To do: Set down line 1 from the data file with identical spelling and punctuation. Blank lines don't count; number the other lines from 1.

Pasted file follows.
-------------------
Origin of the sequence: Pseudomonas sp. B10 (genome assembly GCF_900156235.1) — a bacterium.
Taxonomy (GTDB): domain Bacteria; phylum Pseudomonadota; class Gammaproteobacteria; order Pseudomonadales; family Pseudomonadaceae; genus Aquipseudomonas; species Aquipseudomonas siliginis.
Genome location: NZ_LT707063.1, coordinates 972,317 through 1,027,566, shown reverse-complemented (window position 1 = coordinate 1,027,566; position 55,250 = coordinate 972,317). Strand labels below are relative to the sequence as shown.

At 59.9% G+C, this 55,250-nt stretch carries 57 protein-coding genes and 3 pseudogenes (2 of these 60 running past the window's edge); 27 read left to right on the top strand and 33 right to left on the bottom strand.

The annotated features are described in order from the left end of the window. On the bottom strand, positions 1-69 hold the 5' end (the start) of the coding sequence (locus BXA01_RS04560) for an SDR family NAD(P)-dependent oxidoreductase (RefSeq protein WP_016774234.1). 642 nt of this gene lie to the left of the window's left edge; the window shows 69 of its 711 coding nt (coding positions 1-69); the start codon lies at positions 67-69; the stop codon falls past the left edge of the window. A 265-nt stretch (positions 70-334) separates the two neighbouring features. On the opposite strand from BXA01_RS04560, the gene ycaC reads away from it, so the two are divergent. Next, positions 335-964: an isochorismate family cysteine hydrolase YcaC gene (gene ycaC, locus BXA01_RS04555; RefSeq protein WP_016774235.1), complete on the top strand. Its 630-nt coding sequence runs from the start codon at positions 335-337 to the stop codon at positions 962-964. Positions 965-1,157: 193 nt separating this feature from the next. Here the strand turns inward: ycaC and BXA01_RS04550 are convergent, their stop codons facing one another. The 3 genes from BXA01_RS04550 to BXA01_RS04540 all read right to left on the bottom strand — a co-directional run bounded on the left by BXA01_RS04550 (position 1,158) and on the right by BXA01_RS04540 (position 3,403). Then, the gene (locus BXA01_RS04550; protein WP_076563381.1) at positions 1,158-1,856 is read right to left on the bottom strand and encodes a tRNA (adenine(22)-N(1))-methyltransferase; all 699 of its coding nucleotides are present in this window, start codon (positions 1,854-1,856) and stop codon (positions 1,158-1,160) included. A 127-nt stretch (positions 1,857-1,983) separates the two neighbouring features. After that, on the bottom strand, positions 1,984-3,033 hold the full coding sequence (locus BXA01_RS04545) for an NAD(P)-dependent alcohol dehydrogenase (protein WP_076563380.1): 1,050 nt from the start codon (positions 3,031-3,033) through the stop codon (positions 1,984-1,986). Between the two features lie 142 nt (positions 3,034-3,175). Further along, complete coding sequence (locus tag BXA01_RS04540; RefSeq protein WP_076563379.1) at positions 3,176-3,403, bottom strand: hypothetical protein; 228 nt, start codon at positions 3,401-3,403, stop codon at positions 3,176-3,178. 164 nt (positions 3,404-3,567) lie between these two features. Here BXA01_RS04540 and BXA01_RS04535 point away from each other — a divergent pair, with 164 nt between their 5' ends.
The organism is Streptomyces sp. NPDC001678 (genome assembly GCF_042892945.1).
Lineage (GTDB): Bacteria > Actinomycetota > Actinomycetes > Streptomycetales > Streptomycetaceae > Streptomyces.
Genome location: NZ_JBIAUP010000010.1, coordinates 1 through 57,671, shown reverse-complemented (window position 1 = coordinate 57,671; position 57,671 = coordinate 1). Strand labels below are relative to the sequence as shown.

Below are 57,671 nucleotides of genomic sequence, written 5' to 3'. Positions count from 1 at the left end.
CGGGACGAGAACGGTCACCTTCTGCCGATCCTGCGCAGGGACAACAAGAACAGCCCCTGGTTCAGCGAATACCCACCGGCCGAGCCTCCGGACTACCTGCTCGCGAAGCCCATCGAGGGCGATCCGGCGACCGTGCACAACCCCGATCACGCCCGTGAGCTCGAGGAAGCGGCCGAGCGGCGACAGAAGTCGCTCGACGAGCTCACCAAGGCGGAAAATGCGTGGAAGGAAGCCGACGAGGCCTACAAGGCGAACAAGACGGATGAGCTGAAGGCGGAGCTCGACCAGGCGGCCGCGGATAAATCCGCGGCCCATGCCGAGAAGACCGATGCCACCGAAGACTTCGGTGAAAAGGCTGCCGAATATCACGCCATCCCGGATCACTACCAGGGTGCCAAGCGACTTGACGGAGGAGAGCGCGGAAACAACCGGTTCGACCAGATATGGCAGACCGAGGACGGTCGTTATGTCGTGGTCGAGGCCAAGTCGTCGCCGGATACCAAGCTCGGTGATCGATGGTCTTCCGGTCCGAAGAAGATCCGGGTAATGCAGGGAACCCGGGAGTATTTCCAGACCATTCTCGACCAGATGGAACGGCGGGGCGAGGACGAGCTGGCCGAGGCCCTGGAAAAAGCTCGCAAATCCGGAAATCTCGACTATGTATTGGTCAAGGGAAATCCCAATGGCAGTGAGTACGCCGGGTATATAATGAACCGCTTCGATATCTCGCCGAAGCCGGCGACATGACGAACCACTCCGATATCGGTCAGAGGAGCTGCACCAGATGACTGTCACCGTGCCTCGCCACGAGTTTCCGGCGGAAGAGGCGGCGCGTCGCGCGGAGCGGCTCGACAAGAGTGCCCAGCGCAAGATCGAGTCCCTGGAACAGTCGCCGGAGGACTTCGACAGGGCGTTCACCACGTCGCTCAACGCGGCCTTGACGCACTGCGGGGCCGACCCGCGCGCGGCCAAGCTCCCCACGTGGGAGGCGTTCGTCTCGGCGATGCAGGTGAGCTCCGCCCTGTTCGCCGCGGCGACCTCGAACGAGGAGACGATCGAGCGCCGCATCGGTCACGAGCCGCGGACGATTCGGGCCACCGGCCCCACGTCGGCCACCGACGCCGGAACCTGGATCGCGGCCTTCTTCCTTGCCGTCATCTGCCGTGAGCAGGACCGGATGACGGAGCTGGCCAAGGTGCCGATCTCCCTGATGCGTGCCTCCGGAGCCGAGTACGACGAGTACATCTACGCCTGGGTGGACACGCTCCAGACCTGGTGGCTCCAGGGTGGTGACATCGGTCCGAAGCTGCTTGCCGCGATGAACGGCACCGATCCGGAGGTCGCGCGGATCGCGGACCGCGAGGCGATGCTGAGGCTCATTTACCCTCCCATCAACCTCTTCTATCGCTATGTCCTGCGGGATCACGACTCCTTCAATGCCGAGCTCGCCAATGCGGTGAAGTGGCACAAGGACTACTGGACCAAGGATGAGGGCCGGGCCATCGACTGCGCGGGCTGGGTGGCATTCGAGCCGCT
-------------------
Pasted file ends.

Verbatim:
Origin of the sequence: Pseudomonas sp. B10 (genome assembly GCF_900156235.1) — a bacterium.